On January 22, 1972 Jerry Garcia performed at Setnor Auditorium on Syracuse University campus with his first live touring band outside of the Grateful Dead. He teamed up with American Beauty collaborator Howard Wales who wrote the composition to the album Hooteroll? The all instrumental LP which Garcia participated with a various cast on is reminiscent of Miles Davis record Bitches Brew. Abdul Mati Klarwein who did the cover album art for Bitches Brew also sketched Hooteroll?.
Jerry Garcia once stated that “Howard did more for my ears than anybody I ever played with because he was so extended and so different.” As for the brief January 1972 tour in which Garcia, Wales and co. performed a handful of Northeast dates, in support of Hooteroll?, Wales remembers, “Jerry played some of the best blues I ever heard him play on that tour. The Hooteroll? tour that was basically a blur, though. We had two hours of sleep a night and by the time we got finished we were ready to be delivered to the emergency room.”
The touring band that took the stage in Syracuse that night was made up of Jerry Garcia on guitar, Howard Wales on keyboards, Jerry Love on drums, Jimmy Vincent guitar, Roger Troy (aka Jellyroll) on bass and vocals. The 700 person capacity music hall on top of SU Hill houses a 3,823-pipe Holtkamp Organ below a 70-foot-high open timber roof and stained glass windows. The show consisted of a 22 song set list that was mostly heavy improvisational acid jazz-rock fusion and does not have any live vocals till almost 30 minutes into the performance. With original jam tracks like “Space Funk” it could be said that they helped coin the category.
The entire performance weaves throughout galaxies on a cold January night with the Hooteroll? track “A Trip to What Next” One can only imagine the steamy visual illusions this music created off the stained glass windows inside Setnor that night. Unlike Jerry’s live playing with the Grateful Dead in which he led the pack, in the beginning of 72 it was Wales who was calling the plays. Fifty minutes into the performance is Garcia’s only words to the crowd where he introduces the band and takes a seat to see what unfolds with everybody else. After his quick ten minute set break Garcia returns to play his Wales acclaimed “best blues” on “Sweet Cocaine.”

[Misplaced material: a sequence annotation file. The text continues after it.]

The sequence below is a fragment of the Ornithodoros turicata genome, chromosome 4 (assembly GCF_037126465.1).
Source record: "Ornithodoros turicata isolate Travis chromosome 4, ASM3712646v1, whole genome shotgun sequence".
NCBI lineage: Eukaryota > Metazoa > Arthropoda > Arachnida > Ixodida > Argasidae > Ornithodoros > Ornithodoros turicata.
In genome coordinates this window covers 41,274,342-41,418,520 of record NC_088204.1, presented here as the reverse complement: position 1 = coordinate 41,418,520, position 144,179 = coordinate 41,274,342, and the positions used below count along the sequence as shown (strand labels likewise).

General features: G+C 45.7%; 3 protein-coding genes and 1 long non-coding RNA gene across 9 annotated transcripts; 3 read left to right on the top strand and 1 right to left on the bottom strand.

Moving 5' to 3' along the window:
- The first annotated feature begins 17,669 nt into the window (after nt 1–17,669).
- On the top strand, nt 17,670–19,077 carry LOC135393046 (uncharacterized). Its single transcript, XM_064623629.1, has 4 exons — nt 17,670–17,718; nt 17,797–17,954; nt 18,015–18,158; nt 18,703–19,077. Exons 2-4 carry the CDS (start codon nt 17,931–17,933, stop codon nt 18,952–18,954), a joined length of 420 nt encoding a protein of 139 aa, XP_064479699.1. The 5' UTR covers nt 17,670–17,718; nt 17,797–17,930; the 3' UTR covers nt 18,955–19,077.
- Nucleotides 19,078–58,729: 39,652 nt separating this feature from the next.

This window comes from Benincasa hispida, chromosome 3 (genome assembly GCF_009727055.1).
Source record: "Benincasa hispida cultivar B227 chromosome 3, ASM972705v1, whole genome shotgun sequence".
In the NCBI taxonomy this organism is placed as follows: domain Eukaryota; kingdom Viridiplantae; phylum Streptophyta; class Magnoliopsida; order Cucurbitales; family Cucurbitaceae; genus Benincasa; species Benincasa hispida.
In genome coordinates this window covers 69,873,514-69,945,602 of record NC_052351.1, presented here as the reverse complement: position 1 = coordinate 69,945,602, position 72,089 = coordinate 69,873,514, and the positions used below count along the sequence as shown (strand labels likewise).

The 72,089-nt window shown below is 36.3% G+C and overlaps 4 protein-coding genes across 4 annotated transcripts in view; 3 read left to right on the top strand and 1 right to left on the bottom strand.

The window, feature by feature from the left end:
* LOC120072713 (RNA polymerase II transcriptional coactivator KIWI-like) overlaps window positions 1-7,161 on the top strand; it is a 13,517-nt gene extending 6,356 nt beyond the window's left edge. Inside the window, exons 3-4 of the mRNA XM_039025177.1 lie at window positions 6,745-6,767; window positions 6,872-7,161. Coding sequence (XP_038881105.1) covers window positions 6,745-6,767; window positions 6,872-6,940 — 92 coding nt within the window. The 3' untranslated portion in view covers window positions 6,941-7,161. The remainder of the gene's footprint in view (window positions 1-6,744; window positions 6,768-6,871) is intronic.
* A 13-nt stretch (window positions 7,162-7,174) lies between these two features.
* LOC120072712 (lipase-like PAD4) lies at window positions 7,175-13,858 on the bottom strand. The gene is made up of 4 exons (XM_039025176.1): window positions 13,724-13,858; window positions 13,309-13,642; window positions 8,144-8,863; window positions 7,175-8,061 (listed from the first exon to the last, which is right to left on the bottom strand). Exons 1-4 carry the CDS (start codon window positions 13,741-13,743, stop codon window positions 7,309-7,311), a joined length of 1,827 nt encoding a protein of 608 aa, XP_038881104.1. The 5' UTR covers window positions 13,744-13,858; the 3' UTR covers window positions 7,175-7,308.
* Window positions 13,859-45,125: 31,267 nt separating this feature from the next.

This Dinosaur BBQ blues ballad was One of Four songs that featured any vocals by Jellyroll, “when your downtown and left all alone, i need some rest woman, lord when i come home, i can’t get nobody, lord to sooth my soul, well i feel like a dog that’s lost his bone” After another 30 minute journey down the improvisational tunnel led by Wales on Hammond B3 organ the ensemble encores with “Gypsy Women.”
A week later the band made their way down the Thruway to the University of Buffalo for a performance on January 29, 1972. Very limited material exists of their work, Wales recently found the Buffalo tape and observed “It was a great tour because none of it was rehearsed. Some people are surprised when they hear that but we were capable of being out of the box. The way people get that way is because they’re jammers. Jammers have no fear.” Drummer Joe Russo had no panic over the years assembling musicians for their tribute to Hooteroll?
His third time was last January 12 at Brooklyn Bowl for the 2020 NYC Winter Jazz Fest where Russo led an all-star cast tribute to the composition. Joe Russo Presents Hooteroll? + Plus! at Winter Jazz Fest; The Bogie Band Debut. After a long strange trip of 77 years, Howard Wales just passed away on December 7, 2020. His iconic keyboard sound can be heard on The Grateful Dead’s signature studio version of “Truckin‘.” “There was a point in which he was going to join the Dead, but Howard was to out there for them”
Listen to the Studio Recording of Hooteroll? below.
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